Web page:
Compositions

Dwight Breinburg, Abdel Attahiri, Mohammed Chairi, brothers of the 'Amsterdams Andalusisch Orkest' - ©  Karima el Fillali

Dwight Breinburg, Abdel Attahiri, Mohammed Chairi, brothers of the ‘Amsterdams Andalusisch Orkest’ – © Karima el Fillali

 

Spring breathes for the very first time, but do I smell in the garden the scent of two friends who meet each other? – Saadi

 

While the first half of Ramadan reconnected me with the intimacy of solitude, the second half reminded me of the joy of being with the people you love.

When we hear about Ramadan and its iftars, images of abundantly filled tables with the most delicious dishes, steaming soups, golden brown dates enjoyed by a happy group of family and friends most often come to mind. Yet this is not a reality for everyone. Ramadan is known as a month of solidarity and of togetherness, but one can also experience a growing distance to the surroundings one lives in as the changed rhythm that comes with this month may no longer match with that of many who are not fasting.

There are plenty of people out there who spend a large part of this month by themselves. Some of them are converts, others live far away from their family, or far from Muslim friends, or without the means to travel at night. It could be any reason why they enjoy the moment of Maghreb mostly in privacy.

In the place I call home, I’m the only one who is fasting. The beginning of this month was to me a time of retreat and contemplation. It was a special and beautiful experience for which I’m immensely grateful. But when one does a special thing day after day, night after night, after a while it somehow seems less special.

The signs of routine coming in were subtle yet undeniable. The iftar table that used to be prepared at least five minutes before Maghreb slowly became emptier, the sacrifice of sleep for the sake of prayer simply turned into another biorhythm and tranquillity started to flirt with boredom. I had to consciously remind myself to stay focused on the preciousness of these days. Looking for inspiration one day I came across Maher Zain’s song Ramadan. Watching his video motivated me to do better. I felt like decorating the house, preparing a nice dinner, and lighting some candles as a reminder of the sacredness of the moment. When my sister saw the scene she said: “Oh, how nice! I think I’ll convert…are you having guests?” No. But her question made me realise that I wished I was expecting visitors. It only then dawned on me how much I actually missed being in the company of kindred spirits. I picked up the phone and invited myself for iftar at a friend’s house.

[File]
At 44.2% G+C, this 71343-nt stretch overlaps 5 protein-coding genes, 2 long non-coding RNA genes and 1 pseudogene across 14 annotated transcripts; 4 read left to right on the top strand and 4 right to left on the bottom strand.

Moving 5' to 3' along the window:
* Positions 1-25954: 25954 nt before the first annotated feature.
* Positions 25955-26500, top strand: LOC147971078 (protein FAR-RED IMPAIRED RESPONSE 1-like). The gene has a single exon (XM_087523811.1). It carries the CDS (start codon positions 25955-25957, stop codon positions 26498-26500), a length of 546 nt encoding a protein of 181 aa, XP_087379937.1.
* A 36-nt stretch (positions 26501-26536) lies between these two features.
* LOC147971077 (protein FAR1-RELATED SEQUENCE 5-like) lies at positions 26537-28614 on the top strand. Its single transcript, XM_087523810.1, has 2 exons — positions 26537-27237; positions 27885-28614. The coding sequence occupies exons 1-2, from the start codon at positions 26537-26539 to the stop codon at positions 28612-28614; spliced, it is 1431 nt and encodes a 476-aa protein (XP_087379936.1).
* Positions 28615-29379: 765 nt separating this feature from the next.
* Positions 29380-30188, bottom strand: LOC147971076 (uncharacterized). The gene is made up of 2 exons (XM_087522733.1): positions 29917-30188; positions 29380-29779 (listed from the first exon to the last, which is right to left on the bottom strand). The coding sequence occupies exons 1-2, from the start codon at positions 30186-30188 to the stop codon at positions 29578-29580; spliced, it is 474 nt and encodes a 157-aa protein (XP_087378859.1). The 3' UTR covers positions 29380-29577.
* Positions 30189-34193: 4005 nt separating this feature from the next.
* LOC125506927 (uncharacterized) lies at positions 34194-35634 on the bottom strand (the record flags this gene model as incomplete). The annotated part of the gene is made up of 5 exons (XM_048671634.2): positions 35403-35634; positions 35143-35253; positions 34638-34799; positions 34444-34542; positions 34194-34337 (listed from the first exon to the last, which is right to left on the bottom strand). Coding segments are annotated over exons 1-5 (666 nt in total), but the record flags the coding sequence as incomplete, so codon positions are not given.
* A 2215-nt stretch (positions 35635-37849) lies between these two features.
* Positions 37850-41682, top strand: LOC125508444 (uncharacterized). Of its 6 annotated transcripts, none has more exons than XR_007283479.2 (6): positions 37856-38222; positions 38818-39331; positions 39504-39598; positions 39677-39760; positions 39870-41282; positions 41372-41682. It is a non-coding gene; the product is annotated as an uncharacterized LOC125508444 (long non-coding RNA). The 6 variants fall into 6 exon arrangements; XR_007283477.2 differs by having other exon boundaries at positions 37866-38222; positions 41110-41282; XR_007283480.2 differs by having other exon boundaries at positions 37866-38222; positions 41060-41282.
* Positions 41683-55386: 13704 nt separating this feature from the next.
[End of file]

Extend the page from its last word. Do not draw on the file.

“Were you breaking the fast by yourself?!” – asked my friend. “That should not be allowed!! No one should be alone during Ramadan! Thats like a bad dua you’d only make for your worst enemy when you tell him: “May you….be alone during Ramadan!!” Those words marked the beginning of a period of reunion with friends.

Yes, it involved travelling at night and lesser sleep. But I was fueled by the presence of good company. It’s such a blessing to be in the company of your beloved. To be with those who realign you with the best of you. Those who inspire. Who cast light towards your shadow to make you go on. To be able to share moments of joy and to help each other during times of hardship.

Last night I spent iftar with my musical family. A young man said: “Breaking the fast together with friends -like we do now- strengthens the iftar. And the iftar, when shared, strenghtens bonds of friendship. Indeed, Ramadan is a time of purification. But how can one purify oneself without reflection?” He took his violin and started to tune the strings. Some other brothers did the same thing. Everybody was closely listening to his own instrument and working on it. Then they listened to each other, to hear how they sounded together, if they were attuned as a group. “A little bit higher, yes that’s it”. They started to play. One melody led to another. Notes combined created new meaning. I sang. At moments when my verse was finished somebody else took the lead and a song came into existence.

Seeing this made me think of moments of Ramadan, of elements of life: the process of purification, attuning to oneself, connecting with others, from solitude to solidarity, alternating between the personal and the collective. Just like music, it’s so important to listen to one’s own voice, to hear one’s own melody. But when melodies come together, they have the chance to become beautiful harmonies.

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